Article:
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View Diary: History of Chemical/Biological Arms Race: Chapter One (37 comments)

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  •  wow, very detailed study (5+ / 0-)


    One small detail: the 1763 incident where the English used smallpox infected blankets against the Indians, is documented to have happened, however, it is more likely that more deaths resulted from Indians getting infected during invasions of towns where smallpox was widespread... they would have gotten sick from it anyway; and there is little evidence that the blanket-gift ruse led directly to more than a few smallpox deaths.

    "Kossacks are held to a higher standard. Like Hebrew National hot dogs." - blueaardvark

    by louisev on Fri Sep 06, 2013 at 11:19:29 AM PDT

      •  Another quibble with the smallpox blankets (0+ / 0-)

        That practice occurred well before 1763; IIRC the Spanish also spread smallpox in this fashion to Native Americans in their colonies in the 16th and 17th centuries

        •  despite the fact that it seems to have been a (0+ / 0-)

          common occurrence throughout North American colonial history, there are only rare actual written accounts of it happening. Amherst's letter describing his actions seems to be the earliest actual written record of this practice that has been found by historians. Although the Spanish did introduce smallpox, measles, and other European diseases that were lethal to huge numbers of natives, and although there were many later stories that some of this was deliberate, there don't appear to be any earlier written contemporary accounts describing this.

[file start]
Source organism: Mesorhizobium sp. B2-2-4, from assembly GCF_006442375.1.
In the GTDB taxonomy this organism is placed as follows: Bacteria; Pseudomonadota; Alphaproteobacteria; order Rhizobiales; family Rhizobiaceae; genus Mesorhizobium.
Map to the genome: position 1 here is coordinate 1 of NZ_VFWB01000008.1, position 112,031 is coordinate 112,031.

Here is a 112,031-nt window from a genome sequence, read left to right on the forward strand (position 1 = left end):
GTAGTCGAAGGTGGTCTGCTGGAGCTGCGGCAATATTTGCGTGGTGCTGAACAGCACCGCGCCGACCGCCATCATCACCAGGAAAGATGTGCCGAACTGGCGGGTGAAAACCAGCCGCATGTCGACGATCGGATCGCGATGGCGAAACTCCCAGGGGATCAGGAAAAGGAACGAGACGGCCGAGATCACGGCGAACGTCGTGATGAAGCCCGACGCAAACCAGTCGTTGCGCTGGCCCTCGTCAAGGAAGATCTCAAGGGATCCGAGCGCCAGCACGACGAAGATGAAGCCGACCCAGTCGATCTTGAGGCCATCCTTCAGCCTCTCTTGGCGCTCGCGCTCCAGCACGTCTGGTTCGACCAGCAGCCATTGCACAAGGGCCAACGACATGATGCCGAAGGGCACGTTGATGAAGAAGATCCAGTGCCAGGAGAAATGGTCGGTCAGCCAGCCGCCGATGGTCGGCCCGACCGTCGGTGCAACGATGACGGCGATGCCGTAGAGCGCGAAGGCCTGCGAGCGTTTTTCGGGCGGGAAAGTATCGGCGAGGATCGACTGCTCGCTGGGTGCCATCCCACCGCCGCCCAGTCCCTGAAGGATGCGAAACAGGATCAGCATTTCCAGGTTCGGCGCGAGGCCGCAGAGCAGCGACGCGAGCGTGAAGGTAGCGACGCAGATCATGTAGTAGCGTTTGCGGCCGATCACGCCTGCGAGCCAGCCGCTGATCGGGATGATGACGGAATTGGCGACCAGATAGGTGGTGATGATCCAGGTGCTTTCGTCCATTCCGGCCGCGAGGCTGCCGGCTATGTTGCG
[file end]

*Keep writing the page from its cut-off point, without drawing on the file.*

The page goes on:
•  Smallpox had been in N. America for 250 yrs (0+ / 0-)

      The indigenous peoples had already been devastated.  There is no evidence that this single event causes an epidemic or even an outbreak.  The only confirmation this tactic was ever carried out comes in the  Journal of William Trent, 1763

      Trent's entry for May 24, 1763, includes the following statement:
      ... we gave them two Blankets and an Handkerchief out of the Small Pox Hospital. I hope it will have the desired effect.
      Certainly damning, but not likely to have amounted to a lot.

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